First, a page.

BERLIN — Treatment of pregnant women with the biologic immunomodulator adalimumab did not appear to adversely affect the fetuses or pregnancies in preliminary data from a prospective study that currently includes 23 exposed pregnancies.
“The findings do not suggest an increased risk for adverse pregnancy outcomes with exposure to adalimumab early in pregnancy,” although additional data from more pregnancies exposed to the drug are needed, Diana L. Johnson said at the 14th United European Gastroenterology Week.
Adalimumab (Humira) is a fully human antibody to tumor necrosis factor (TNF)-α, which gives it a mechanism of action that's similar to other biologic TNF-α inhibitors including etanercept (Enbrel), infliximab (Remicade), and certolizumab (Cimzia). To date, there is no evidence that the use of these drugs during pregnancy leads to malformations, spontaneous abortions, or prematurity, said Ms. Johnson, a toxicologist and study manager at the University of California, San Diego.
However, only limited data are available so far for all of these exposures.
The analysis of data from women who were treated with adalimumab during pregnancy comes from a larger study of autoimmune diseases in pregnancy that has been developed by the Organization of Teratology Information Specialists (OTIS).
The OTIS group is a network of university-based pregnancy-risk counseling services in North America.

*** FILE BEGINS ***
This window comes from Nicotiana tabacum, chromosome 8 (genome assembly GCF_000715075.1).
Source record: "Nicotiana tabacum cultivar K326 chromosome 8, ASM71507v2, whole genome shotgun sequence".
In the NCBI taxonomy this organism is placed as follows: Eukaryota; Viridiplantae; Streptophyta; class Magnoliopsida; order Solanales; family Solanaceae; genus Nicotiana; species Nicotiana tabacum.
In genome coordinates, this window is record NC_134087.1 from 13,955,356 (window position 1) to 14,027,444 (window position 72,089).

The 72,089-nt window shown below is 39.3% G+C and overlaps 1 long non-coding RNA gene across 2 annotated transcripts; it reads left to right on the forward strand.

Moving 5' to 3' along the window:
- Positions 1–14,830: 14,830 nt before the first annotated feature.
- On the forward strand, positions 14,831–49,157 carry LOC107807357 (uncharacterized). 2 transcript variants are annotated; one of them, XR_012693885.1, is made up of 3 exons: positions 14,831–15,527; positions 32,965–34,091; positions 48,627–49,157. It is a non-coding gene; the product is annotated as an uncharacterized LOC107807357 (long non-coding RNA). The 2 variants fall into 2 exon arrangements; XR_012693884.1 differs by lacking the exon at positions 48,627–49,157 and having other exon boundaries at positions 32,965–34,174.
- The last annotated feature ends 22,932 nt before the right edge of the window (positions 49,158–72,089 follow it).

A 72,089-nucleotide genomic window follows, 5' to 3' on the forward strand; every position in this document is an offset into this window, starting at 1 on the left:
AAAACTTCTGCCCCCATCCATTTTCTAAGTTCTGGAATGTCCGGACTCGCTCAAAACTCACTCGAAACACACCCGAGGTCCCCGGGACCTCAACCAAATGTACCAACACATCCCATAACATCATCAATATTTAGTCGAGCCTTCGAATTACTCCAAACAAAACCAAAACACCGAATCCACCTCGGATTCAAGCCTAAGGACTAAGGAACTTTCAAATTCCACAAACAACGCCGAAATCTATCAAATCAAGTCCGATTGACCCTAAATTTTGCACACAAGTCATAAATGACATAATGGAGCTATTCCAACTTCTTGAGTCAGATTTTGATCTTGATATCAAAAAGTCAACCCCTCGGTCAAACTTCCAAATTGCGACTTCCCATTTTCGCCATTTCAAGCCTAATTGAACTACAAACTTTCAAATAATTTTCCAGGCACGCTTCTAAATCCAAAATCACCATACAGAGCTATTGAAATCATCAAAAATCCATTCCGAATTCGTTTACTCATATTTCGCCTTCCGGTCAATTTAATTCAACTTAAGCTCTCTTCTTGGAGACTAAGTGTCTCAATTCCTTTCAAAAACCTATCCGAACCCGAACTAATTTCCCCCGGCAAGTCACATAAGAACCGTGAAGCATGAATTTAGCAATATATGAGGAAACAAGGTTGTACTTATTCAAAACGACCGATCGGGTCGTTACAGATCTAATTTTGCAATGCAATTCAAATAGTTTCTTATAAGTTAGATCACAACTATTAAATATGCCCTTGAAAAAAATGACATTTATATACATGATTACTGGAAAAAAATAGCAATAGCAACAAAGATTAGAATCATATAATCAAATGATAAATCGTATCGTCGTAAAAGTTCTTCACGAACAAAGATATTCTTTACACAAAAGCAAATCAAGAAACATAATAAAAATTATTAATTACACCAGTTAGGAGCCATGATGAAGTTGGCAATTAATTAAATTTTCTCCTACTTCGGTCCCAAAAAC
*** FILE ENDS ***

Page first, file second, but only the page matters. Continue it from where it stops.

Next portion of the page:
The centerpiece of the autoimmune disease study is a prospective cohort study of women with rheumatoid arthritis who are being treated with an anti-TNF drug.
In addition, pregnant women who have similar drug exposures for other autoimmune diseases, such as psoriatic arthritis, ankylosing spondylitis, psoriasis, or Crohn's disease, are enrolled in a registry.
The OTIS study so far has data on the birth outcomes of 23 women who were treated with adalimumab early in pregnancy. Twelve of the women are in the prospective cohort, and 11 are in the registry.
These women have had a total of 21 live births and two spontaneous abortions, reported Ms. Johnson at the meeting, which was sponsored by the United European Gastroenterology Federation.
Twenty of the deliveries were term, and the single premature birth involved an infant with congenital hip dysplasia.
Women who are diagnosed with severe Crohn's disease and are on a successful anti-TNF regimen are usually advised to continue their medication if they become pregnant, although the pros and cons of ongoing treatment are discussed with them, commented Dr. Pia Munkholm, a gastroenterologist at Herlev Hospital in Copenhagen.
“There is an incentive to keep these patients in remission,” she said.
OTIS receives funding from eight pharmaceutical companies, as well as from other organizations.